The NHS Long Term Plan was published in January 2019 with input from frontline staff, patient groups, and national experts. A lot has changed over the last three years, including a commitment by the NHS to reach carbon net zero by 2040 and 2045. This week, we have written to NHS England, urging that this commitment be made central to the NHS Long Term Plan refresh currently underway.
Evidence has shown that nine in ten staff support the NHS net zero ambition. This is because we recognise the threat that the planetary crisis poses to the health of our patients, families, colleagues, and communities. Although many staff are tired after the pandemic, we believe that working to mitigate and adapt to the planetary crisis is work that will both inspire staff and help to alleviate the long term pressures posed by the health burden of climate change.
The plan to reach net zero by 2040 and 2045 is ambitious, but at the same time success in achieving these targets is essential for the sustainability of the health service and the UK delivering its climate commitments. Success will be achieved only if the commitment to net zero is included in every part of the Long Term Plan and every part of the service with strong governance arrangements. This will require each part of the service to be sufficiently resourced and funded to make the commitments a reality.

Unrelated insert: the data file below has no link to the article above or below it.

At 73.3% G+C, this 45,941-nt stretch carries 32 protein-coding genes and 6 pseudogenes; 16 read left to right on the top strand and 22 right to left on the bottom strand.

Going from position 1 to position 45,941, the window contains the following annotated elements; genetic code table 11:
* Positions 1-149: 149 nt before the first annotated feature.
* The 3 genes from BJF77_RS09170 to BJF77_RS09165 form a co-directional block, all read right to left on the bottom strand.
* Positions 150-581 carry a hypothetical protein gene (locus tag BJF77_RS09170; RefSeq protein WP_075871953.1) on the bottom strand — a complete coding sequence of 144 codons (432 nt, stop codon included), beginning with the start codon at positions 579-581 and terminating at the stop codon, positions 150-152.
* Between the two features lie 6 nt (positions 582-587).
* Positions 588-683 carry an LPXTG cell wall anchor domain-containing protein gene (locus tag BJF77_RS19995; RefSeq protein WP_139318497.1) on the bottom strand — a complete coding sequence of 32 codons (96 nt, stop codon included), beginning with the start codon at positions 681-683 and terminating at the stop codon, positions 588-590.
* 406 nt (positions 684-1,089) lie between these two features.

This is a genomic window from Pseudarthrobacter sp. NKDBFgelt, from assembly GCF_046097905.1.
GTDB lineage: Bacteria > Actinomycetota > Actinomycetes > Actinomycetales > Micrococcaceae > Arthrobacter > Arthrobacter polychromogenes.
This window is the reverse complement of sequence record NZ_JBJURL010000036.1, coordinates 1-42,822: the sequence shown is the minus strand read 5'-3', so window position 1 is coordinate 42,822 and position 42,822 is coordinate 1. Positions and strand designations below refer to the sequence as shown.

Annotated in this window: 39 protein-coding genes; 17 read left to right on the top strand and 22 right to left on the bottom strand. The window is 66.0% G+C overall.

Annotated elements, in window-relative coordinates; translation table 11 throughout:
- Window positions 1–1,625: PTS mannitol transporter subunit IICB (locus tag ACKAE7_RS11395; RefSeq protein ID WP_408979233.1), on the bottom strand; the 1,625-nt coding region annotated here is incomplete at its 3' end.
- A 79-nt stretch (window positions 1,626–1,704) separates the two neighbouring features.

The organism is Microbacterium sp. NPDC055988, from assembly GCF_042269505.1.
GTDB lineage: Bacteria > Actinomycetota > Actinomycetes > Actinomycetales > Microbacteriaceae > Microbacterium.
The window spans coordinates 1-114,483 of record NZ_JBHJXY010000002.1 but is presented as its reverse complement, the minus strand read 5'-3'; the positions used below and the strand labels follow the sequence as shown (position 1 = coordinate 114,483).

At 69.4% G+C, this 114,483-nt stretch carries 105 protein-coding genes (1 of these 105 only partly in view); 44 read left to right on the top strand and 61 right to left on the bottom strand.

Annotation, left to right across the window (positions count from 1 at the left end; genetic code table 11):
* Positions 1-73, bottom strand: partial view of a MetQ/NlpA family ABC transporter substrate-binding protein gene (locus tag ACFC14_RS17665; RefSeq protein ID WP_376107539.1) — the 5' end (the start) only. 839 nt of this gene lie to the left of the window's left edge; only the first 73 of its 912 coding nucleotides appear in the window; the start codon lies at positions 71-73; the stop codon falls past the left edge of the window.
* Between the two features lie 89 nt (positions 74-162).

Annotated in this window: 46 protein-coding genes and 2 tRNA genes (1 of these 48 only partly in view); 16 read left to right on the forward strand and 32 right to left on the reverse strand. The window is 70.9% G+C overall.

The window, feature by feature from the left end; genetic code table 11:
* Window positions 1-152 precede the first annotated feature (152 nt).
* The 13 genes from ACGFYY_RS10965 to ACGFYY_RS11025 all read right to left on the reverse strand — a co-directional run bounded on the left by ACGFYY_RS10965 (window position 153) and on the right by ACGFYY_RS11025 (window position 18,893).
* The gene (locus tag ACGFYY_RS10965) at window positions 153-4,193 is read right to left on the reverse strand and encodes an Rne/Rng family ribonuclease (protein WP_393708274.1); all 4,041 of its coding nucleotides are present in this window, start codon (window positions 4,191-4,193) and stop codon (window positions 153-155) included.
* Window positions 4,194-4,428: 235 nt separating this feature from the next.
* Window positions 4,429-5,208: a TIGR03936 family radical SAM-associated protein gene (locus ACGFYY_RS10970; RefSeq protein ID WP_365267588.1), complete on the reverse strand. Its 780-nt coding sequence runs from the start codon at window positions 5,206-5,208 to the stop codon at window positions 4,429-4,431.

We know that there are many other pressures on the service, including workforce, safety, and the backlog, but the threat from the planetary crisis is so important and urgent that it needs to be the number one priority. As some of our members say, “No planet, no NHS.”
The previous Long Term Plan recognised that the NHS needs transformation to be environmentally, socially, and financially sustainable. We believe there needs to be much more emphasis on health and prevention rather than sickness; communities and community services rather than hospitals; and patients rather than professionals. Some aspects of this transformation have been mooted since the NHS began and have been hard to achieve when resources have been consumed by treating sickness in hospitals rather than focusing on wellbeing, prevention, and community services.
An emphasis on responding to the planetary crisis, which increasingly the public and the NHS workforce recognise as the major threat to global health and even human survival, may be the way to encourage the transformation. Importantly, we know that the changes we need to make as a country and as individuals to mitigate and adapt to the planetary crisis are good for health.
The Alliance will do all it can to support the Greener NHS plan, and in particular we have established and funded a net zero surgery working party that will produce evidence-based plans on how surgical teams can achieve net zero and then work to encourage their implementation. All the surgical and nursing colleges are included in the working party, and the thinking behind the work is that surgical teams are best placed to encourage other surgical teams to reach net-zero.
If this project is successful, we will extend it to other areas that affect many of our members—for example, primary care and end-of-life care.